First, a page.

Federici explains an aspect of this process in Caliban and the Witch when she writes, “as soon as they lost access to the land all workers were plunged into a dependence unknown in medieval times, as their landless condition gave employers the power to cut their pay and lengthen their working day.” She goes on to say, “as soon as access to land came to an end wages began to be viewed as instruments of enslavement”
The power derived from access to land is also why nations of people indigenous to North America were removed from their land base and violently forced onto reserves. It’s also related to why today indigenous land is being claimed and damaged by large scale industrial projects such as the Keystone XL, TransMountain and Enbridge Gateway pipelines, as well as various LNG, mining and hydro projects. The people with access to land dictate who has power and how that power is distributed.
I think it’s important to note that as a settler, I have a particular perspective, experience and set of privileges which I carry with me to any land base I live on. I don’t have space to expand on this as deeply as it deserves in this article. Rather I will refer you to Witches Union Hall and their work on cultural appropriation, which has provided deeply inspirational guidance for me and many other witches. Suffice to say, I think part of any land based magic practice must include an awareness and as much as possible, an active and supportive relationship of solidarity with the nations upon whose land we are living. This relationship should be one of free prior and informed consent, a revolutionary protocol that I was exposed to during my time at the Unistoten Camp.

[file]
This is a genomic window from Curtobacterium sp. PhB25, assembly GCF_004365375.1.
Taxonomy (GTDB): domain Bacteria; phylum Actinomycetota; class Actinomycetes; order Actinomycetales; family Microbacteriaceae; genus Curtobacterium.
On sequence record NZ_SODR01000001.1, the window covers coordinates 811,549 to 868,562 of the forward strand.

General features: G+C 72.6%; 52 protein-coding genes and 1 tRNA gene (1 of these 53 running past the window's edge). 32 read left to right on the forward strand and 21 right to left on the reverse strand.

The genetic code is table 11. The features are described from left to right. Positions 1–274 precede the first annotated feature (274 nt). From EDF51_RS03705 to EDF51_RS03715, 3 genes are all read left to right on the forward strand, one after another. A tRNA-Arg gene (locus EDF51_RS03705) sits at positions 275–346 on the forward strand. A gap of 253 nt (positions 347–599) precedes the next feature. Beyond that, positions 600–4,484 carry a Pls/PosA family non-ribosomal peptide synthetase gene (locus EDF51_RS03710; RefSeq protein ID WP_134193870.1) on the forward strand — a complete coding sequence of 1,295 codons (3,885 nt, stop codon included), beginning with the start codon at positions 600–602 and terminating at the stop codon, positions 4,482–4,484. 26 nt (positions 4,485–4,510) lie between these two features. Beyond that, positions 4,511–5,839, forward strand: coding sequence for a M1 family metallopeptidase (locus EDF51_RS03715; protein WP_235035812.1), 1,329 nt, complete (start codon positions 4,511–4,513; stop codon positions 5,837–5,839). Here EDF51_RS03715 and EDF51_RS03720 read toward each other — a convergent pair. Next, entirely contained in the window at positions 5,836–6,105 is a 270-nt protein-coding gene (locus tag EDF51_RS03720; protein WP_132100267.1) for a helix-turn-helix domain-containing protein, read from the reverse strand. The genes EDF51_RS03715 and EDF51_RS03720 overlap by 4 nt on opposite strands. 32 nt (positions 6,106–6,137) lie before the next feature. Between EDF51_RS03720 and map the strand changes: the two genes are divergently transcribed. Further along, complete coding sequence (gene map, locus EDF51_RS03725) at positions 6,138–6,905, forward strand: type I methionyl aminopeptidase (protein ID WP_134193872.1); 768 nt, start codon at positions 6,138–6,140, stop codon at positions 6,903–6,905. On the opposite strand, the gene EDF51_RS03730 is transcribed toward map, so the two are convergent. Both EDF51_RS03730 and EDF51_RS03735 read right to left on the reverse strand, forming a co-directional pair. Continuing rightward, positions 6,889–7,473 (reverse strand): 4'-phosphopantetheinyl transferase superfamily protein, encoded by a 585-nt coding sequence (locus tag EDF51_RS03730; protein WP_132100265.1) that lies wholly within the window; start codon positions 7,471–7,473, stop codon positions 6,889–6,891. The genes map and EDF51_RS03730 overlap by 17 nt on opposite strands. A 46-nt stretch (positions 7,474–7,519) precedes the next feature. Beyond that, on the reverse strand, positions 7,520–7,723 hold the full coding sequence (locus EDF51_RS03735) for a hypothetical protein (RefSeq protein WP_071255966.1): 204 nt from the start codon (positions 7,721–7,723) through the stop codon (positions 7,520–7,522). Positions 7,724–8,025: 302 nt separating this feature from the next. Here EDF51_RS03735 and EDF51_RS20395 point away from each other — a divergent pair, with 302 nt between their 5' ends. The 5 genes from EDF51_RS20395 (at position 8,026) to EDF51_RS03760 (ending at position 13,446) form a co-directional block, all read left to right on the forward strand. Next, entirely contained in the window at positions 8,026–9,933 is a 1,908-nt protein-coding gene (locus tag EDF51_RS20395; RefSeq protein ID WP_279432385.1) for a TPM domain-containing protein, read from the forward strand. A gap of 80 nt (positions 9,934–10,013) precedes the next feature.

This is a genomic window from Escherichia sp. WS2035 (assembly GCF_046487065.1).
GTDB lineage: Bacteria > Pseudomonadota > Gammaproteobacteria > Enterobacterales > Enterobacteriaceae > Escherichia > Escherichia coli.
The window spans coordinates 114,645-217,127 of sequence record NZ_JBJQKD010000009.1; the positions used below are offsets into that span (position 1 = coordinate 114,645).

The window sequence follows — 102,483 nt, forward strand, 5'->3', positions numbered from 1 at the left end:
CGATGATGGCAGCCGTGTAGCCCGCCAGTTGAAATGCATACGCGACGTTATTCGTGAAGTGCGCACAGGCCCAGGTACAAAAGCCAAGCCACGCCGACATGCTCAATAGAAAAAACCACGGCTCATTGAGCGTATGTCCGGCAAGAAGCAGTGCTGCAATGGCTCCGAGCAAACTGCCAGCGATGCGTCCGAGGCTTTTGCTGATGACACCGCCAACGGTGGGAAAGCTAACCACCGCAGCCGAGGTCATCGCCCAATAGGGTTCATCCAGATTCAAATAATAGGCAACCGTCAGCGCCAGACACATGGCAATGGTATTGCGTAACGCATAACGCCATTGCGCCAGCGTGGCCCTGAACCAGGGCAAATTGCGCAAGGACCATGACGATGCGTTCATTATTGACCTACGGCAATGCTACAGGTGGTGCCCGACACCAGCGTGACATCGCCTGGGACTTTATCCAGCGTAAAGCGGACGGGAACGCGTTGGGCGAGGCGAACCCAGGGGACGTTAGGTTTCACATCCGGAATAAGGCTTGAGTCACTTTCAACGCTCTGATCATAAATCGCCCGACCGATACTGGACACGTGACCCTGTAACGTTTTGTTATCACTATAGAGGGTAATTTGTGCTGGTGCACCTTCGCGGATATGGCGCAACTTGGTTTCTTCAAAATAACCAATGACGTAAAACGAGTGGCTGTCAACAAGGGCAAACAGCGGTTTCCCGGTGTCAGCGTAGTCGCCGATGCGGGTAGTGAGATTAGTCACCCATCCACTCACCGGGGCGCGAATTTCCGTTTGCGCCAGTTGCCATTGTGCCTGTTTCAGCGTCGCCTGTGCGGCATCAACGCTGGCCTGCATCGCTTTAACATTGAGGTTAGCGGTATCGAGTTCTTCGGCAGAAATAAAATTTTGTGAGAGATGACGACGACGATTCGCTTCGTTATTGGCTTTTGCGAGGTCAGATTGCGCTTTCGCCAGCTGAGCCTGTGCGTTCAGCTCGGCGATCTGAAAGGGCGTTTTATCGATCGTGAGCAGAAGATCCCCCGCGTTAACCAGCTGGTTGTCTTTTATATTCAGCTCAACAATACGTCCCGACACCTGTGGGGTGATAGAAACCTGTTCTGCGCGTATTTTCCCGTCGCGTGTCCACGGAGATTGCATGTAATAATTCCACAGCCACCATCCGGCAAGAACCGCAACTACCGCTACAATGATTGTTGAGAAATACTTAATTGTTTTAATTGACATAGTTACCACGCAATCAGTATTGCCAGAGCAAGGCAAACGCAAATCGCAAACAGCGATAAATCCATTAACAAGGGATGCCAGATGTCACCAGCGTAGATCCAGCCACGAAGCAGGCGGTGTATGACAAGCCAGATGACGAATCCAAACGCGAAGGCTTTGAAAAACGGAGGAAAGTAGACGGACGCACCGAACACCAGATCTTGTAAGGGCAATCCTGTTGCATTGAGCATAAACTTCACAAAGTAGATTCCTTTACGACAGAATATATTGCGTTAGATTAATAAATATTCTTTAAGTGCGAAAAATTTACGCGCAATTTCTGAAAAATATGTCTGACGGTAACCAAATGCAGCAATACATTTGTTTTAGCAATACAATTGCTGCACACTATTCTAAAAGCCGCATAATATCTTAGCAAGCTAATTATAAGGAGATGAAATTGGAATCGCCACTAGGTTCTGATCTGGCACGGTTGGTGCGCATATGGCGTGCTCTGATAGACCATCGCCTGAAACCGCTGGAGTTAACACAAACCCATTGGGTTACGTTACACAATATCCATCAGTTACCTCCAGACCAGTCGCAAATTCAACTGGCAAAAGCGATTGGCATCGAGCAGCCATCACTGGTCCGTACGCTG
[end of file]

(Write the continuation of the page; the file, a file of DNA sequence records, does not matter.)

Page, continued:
One thing that is common across cultures and throughout history is that if you go back far enough, we all have ancestral traditions which rely on our relationship to land as our source of spiritual guidance and connection. Federici echoes this sentiment when she writes “It can be said that all pre-capitalist societies have believed in them and, in recent times we have witnessed a revaluation of practices that, at the time we would refer to, would have been condemned as witch craft.” For me, witch craft and magic is in part about going back through my ancestral family lines and discovering the practices, foods, music, herbal lore, mythology and wisdom of the people whose blood runs through my veins. It is also, equally as fundamentally, about being in relationship with the natural world where I am, which is not the traditional home land of my family lineage.